Those of you who are sick to death of the whole yeast and fermentation thing will be glad to know that the topic is winding down. But before I move on to the next type of leavening that I plan on talking about, I wanted to talk a bit about combining packaged yeast and wild starters. You can do it you know, and many people do. It’s a “best of both worlds”-type approach that has come under no small amount of criticism from the far fringes of the artisan bread movement, for whom making bread is a political act. For them, leavening and baking bread with a natural yeast starter is a gesture of defiance to the industrial food establishment. Making bread with pre-packaged yeast, well, that’s what the Man would do.
But for those of us who live on the planet Earth there are tremendous advantages in bastardizing (and no, that word is not a baking term) bread dough in this way. Adding commercial yeast to a naturally leavened dough (known in the trade as “spiking” a dough) is a great way to get both the full flavor of a starter and the lighter, airier texture that commercial yeast produces. I did that very thing when I made the above pizza for the wife’s birthday party last night (and yes, that’s a picture of a cold pizza Margherita…but hell I’ll still eat it), whereby I prepared a dough that was composed of roughly 20% barm starter, low-gluten flour, water and a little packaged yeast, refrigerated it overnight, let it sit for one and a half hours before shaping and baking the pizzas. The effect was quite nice, especially since I baked the pizzas up in my new behemoth brick oven (the 10″ pies took under a minute each).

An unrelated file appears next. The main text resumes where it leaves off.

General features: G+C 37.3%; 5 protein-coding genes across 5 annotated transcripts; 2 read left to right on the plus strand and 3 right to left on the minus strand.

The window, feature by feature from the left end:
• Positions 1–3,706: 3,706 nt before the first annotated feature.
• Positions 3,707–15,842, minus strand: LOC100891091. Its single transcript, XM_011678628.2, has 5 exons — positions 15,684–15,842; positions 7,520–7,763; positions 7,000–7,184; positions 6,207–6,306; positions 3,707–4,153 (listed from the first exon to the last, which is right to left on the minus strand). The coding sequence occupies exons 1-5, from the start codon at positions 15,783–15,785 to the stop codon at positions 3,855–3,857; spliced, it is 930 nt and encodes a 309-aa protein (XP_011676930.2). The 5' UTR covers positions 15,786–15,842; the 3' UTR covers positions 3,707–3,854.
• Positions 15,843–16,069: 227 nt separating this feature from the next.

I should interject that so far pizza is the only thing I’ve had the courage to make in the oven so far. Now that it’s finished but for the roof (still), I confess that it intimidates me more than a little. It may have taken three months to get it built, but it’ll probably take me more like three years to learn how to use it properly. In the interim I’ll be burning up a lot of good bread. I fear to start.